A fundamental question that we face as a nation is whether the mere fact of election gives a blanket license to our politicians to do all that they presume to do. Obviously in any society for the idea of democracy to work meaningfully, a certain culture must prevail. In the absences of that culture the idea rings hollow and the machinery of democracy can easily become a mere tool in the hands of unscrupulous politicians. A few politicians who get themselves elected to leadership positions can use a flawed democratic system to act with impunity and then easily cover their sins. Numbers do not always sanctify. A large crowd cannot simply veto the truth of a scientist for example. A mob cannot decide to hang a person likewise. There are ideas and principles which transcend political manipulations.
Recently there was a picture in a newspaper which is a fitting metaphor for what passes for politics in our country. The main character in the picture was the provincial politician who forced a female teacher to kneel before him as a punishment for daring to discipline the politician’s daughter. That incident is only a few weeks old now. In the newspaper picture the man is all but kneeling before his party’s nomination committee. He obviously wants re-nomination and has ambitions of continuing his political career. And the way to ensure re-nomination is by toadying. Unlike the unfortunate teacher, his obsequious conduct before that nomination committee was all voluntary.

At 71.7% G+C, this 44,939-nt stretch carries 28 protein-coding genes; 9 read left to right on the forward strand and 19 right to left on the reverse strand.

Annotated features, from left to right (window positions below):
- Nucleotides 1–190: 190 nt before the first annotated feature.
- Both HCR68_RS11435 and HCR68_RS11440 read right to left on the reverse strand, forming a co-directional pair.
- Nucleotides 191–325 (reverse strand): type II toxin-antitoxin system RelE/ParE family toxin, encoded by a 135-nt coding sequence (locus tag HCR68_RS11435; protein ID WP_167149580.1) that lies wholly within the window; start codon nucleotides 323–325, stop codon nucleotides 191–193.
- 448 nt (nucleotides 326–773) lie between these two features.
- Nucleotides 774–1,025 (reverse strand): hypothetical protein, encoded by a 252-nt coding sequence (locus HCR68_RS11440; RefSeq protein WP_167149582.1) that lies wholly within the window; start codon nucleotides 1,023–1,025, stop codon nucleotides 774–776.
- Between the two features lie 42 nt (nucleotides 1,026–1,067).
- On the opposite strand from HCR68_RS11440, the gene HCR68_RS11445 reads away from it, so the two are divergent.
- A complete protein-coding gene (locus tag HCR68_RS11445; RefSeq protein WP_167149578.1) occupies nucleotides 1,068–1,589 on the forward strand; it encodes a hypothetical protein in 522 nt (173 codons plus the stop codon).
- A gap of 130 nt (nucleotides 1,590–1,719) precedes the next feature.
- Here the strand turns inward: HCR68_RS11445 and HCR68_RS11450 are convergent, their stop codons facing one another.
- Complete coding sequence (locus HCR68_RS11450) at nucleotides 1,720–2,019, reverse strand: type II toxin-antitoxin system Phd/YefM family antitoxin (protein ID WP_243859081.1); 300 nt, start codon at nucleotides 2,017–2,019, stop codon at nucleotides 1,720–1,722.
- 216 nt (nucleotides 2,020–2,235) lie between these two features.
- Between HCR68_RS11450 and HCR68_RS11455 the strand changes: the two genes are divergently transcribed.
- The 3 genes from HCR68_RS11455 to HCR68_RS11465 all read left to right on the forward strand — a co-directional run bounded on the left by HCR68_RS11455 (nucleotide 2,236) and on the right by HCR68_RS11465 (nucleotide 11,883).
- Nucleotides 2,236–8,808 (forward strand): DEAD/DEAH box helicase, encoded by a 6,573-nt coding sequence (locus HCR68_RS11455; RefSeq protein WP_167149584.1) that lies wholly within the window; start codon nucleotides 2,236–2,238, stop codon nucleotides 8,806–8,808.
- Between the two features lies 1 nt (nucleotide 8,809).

What happens when the wielders of power are “cheap” characters as defined by Warren Buffett? As we can see around us many things can happen when power ends up in such hands. One thing for sure, we cannot expect honesty from cheap people!
« අපරාධකරුවන්ව දේශපාලනයෙන් දොට්ට දැමීම